be angry.’ . . .
Do not be careful for the things of this life further than as a duty to
which God has called you.
Look forward and upward, my dear George, but, except to thank God for
past mercies, never look back. It is not safe for you, nor is it
honouring to God to murmur at His providence.
Next to his wife there was no one who knew the innermost heart of George
Burns better than his friend Captain Caffin, to whom he writes thus:—
Glasgow, Oct. 14, 1852.
My leal Caefix,—I was comforted yesterday by the receipt of your letter
of the 12th. ‘Let the righteous smite me; it shall be a kindness: and
let him reprove me; it shall be an excellent oil, which shall not break
my head’. I can truly say, 1 thank you for your faithfulness and
kindness. I have indeed been in deep waters for several years, yet they
have not been permitted to overwhelm me. Blessed is the man that
endureth temptation; I have found that God has not laid on me more than
He has given me strength to bear, but has really made a way of escape
for me, not only in temporal matters, but more especially in my soul’s
When sad, travelling alone in the railway, the first time I went to
Liverpool lately (for I have been twice there), I was much comforted by
the words, ‘Then were the disciples glad when they saw the Lord.’ All
the discipline I have been receiving, and am still receiving, is little
enough to promote my sanctification, and perfect my resemblance to my
Lord. Yet, blessed be His name, He is working in me, and by degrees,
through llis Holy Spirit, perfecting that which concerneth me.
You are going upon a very important undertaking. It will have its trials
for you; one has already commenced— separation from your wife and
family. How strangely you and I have been mixed up together, apparently
tied together in our course so that we cannot separate.
The Duke made ‘duty’ his guiding principle. Let us, having an eye to the
recompense of reward hereafter to be enjoyed through the merits of
Christ, make ‘duty’ also our rule, and by faith go through with our
business as appointed foil us. All is ‘appointed’ from eternity, and
that is our comfort. He who goes to war, and Iks who stays by the stuff,
shall be equally blessed when acting in the fear of the Lord.
I take very sober views of all that is proceeding in our business, but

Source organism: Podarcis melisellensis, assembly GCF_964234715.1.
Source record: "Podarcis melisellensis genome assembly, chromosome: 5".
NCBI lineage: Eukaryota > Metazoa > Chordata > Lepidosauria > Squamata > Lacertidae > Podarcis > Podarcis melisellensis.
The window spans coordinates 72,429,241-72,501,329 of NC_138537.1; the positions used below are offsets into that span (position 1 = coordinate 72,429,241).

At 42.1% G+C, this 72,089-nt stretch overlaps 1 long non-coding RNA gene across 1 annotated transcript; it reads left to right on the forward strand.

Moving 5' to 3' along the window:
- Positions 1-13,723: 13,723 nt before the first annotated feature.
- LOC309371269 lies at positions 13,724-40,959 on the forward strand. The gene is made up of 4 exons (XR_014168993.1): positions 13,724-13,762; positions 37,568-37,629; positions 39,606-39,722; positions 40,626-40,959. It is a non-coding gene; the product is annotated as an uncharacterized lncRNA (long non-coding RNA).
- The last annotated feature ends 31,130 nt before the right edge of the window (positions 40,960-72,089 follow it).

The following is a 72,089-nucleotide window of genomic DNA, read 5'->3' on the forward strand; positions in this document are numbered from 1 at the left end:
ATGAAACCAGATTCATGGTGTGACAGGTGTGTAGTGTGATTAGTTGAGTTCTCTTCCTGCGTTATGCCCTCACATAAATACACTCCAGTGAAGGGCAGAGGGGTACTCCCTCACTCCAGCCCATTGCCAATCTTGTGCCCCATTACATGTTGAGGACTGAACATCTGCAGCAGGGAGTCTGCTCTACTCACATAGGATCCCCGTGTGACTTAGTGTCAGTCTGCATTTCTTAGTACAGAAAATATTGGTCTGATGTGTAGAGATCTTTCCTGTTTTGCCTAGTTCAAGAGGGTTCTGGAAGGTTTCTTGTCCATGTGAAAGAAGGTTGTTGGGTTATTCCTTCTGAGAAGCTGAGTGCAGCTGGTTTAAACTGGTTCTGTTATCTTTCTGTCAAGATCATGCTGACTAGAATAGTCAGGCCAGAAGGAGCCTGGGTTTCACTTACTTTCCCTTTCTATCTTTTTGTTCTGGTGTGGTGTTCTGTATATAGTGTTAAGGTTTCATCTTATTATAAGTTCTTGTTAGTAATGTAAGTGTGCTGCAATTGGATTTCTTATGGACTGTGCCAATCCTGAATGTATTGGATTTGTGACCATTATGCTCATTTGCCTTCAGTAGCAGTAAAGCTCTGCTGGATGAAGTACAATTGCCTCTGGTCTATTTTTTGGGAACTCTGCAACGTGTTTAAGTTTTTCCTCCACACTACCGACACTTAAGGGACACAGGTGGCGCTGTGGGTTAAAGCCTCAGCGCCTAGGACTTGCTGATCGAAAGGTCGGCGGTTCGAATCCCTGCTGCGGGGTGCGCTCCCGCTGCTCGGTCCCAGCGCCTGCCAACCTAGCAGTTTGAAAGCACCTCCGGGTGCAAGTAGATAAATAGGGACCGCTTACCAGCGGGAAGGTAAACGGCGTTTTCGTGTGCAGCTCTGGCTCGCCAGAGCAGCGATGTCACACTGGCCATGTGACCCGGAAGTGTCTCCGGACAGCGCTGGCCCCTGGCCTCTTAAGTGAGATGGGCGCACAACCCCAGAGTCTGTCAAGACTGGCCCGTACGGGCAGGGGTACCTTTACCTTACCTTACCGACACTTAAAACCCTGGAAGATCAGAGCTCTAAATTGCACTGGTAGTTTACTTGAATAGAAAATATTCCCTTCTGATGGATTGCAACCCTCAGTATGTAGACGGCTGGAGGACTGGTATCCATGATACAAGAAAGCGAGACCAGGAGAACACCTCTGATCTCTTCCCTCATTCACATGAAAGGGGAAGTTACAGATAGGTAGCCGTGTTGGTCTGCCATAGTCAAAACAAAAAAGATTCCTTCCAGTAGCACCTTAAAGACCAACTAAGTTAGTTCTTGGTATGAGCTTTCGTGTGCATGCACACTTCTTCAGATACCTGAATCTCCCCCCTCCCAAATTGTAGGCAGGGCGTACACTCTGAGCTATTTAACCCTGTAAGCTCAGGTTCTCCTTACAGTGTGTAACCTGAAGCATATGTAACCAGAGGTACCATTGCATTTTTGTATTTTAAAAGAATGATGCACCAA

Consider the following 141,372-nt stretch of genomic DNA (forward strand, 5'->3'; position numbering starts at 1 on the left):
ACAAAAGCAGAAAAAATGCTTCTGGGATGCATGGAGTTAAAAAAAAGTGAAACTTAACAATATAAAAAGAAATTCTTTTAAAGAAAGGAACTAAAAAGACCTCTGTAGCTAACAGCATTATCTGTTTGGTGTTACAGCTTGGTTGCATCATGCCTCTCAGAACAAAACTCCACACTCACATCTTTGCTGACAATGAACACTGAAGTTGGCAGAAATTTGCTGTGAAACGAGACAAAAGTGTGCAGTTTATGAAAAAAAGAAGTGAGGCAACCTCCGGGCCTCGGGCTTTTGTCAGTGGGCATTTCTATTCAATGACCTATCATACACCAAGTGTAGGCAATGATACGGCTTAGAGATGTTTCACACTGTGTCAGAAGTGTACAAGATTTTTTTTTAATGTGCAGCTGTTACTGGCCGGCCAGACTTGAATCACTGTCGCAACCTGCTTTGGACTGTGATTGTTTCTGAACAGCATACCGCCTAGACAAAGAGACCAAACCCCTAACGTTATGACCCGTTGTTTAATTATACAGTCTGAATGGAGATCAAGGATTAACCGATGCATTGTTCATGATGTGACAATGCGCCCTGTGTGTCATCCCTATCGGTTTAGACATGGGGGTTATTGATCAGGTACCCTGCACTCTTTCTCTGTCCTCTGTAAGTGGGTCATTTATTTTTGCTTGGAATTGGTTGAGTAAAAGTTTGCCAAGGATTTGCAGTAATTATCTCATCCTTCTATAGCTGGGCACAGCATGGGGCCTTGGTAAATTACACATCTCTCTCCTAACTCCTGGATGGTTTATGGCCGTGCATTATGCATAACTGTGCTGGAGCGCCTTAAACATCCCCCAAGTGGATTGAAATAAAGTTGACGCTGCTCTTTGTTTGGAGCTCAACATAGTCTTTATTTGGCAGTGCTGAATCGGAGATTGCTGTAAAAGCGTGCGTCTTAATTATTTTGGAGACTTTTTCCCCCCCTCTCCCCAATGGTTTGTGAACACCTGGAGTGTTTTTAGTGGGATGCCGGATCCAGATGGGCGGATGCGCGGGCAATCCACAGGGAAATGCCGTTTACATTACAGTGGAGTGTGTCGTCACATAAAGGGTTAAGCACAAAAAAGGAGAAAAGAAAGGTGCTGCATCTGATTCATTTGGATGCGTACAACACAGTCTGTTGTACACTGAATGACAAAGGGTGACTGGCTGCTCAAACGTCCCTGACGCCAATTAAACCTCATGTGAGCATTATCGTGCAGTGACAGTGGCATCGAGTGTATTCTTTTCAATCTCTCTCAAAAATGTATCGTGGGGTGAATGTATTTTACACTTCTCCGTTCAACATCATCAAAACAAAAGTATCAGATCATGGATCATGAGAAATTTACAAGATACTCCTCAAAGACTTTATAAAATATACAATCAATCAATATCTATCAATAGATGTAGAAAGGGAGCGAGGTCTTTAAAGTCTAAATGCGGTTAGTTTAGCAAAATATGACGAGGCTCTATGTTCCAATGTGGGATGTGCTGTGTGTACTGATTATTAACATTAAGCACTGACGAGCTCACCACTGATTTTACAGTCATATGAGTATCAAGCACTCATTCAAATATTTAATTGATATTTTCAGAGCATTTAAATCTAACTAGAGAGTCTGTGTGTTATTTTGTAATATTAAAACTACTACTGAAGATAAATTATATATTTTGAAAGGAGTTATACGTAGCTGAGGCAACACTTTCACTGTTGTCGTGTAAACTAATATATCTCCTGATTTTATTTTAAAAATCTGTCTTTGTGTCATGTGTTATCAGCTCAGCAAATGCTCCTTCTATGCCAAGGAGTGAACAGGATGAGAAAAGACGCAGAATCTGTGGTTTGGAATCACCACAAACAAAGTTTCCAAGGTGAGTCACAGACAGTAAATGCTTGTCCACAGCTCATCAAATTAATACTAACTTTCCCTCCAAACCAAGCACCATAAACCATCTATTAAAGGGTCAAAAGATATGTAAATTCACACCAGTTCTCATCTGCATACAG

God moves all, and He will protect and bless us to the measure that will
be good for us. I was enabled on Tuesday night to attend a public
meeting, and to say a few words of sympathy in behalf of the Madiai
which brought a blessing to my own soul.
May God bless and protect you, and cause His face to shine on you. My
wife, beside whom I am writing, joins her prayers to mine in your
Yours very affectionately,
We cannot digress in order to follow Captain Caffin in his adventurous
career further than to append one extract from a letter written by him
two years later, in which he gives a graphic account of the taking of
H.M.S. Penelope, Farsund, Port Gottland.
Nov. 21, 1854.
“You allude to the peril we were in off the large fort at Bomarsund;
indeed if our hearts were never grateful before, that should have melted
them, and in retui'ning thanks in our prayers on the following morning I
made an appeal to the men to that effect. We were from half-past eleven
till half-past three under fire, and at the lowest computation they must
have fired three hundred shot and shell at us. How we escaped with so
small a loss passes human comprehension; three killed and three wounded.
I must tell you the particulars, which you may not have heard. Sir
Charles Napier sent for me on the morning of the 12th of August, and
said he had been examining the large fort, and he was under the
impression that it had no guns from the twenty-second embrasure to the
end, and that he wanted me to go in and ascertain this, saying that I
was to go up abreast of the twenty-second embrasure, and stop and coax
them to fire at me to draw their guns out; and, having done this, then
to go to abreast of the eleventh embrasure, and anchor, and await
further orders. He asked me if I knew the navigation, and said he wrould
send the Master of the Fleet to pilot me. I immediately returned to my
ship, and up anchor. Sir Charles Napier hoisted the signal to me ‘Very
smart,’ and in we went slowly and steadily, and had not quite got into
one station when bamg, bang, bang came their shot at us, the two Irst
falling short, and the third passing across our cutwater; the fourth
came into us just abaft the bridge, and through both sides of the
paddle-box boat. At this moment I said to the Master of the Fleet, ‘ Sir
Charles Napier will be satisfied that the fort has plenty of guns here
at all events,’ for the shot and shell followed in rapid succession. I
hoisted the signal ‘Permission to engage enemy’—which Sir Charles
answered by hoisting the negative. I then told the Master of the Fleet
we would now proceed as slowly as possible into our berth abreast of the
eleventh embrasure. The ship had not gone twice her own length when she
took the ground, broadside on to the fort, which now peppered us most
unmercifully, and which continued until we floated at half-past three.
We all had many hair-breadth escapes necessarily; the top of one of my
poor fellow’s heads was taken clean off above the eyebrows, and the
scalp hit me on the right arm just below my elbow, covering me from head